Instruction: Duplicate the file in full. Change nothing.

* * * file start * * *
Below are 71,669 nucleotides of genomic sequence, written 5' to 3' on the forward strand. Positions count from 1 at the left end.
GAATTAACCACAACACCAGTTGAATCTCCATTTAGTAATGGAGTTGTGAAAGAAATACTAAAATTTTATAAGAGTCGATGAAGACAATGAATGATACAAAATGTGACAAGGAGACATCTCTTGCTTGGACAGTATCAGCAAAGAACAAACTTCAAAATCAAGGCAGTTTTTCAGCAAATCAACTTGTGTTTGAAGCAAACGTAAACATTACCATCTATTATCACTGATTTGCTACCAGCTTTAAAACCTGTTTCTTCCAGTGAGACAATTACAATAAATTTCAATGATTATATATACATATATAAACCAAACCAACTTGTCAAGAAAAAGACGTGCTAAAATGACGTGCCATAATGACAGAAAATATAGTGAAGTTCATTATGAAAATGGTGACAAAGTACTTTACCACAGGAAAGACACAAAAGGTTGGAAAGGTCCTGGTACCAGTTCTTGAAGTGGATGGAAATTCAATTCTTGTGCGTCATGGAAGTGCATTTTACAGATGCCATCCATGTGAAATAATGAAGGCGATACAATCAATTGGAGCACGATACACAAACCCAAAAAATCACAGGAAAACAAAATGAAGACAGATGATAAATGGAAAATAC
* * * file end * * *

Below are 71,669 nucleotides of genomic sequence, written 5' to 3' on the forward strand. Positions count from 1 at the left end.
GAATTAACCACAACACCAGTTGAATCTCCATTTAGTAATGGAGTTGTGAAAGAAATACTAAAATTTTATAAGAGTCGATGAAGACAATGAATGATACAAAATGTGACAAGGAGACATCTCTTGCTTGGACAGTATCAGCAAAGAACAAACTTCAAAATCAAGGCAGTTTTTCAGCAAATCAACTTGTGTTTGAAGCAAACGTAAACATTACCATCTATTATCACTGATTTGCTACCAGCTTTAAAACCTGTTTCTTCCAGTGAGACAATTACAATAAATTTCAATGATTATATATACATATATAAACCAAACCAACTTGTCAAGAAAAAGACGTGCTAAAATGACGTGCCATAATGACAGAAAATATAGTGAAGTTCATTATGAAAATGGTGACAAAGTACTTTACCACAGGAAAGACACAAAAGGTTGGAAAGGTCCTGGTACCAGTTCTTGAAGTGGATGGAAATTCAATTCTTGTGCGTCATGGAAGTGCATTTTACAGATGCCATCCATGTGAAATAATGAAGGCGATACAATCAATTGGAGCACGATACACAAACCCAAAAAATCACAGGAAAACAAAATGAAGACAGATGATAAATGGAAAATAC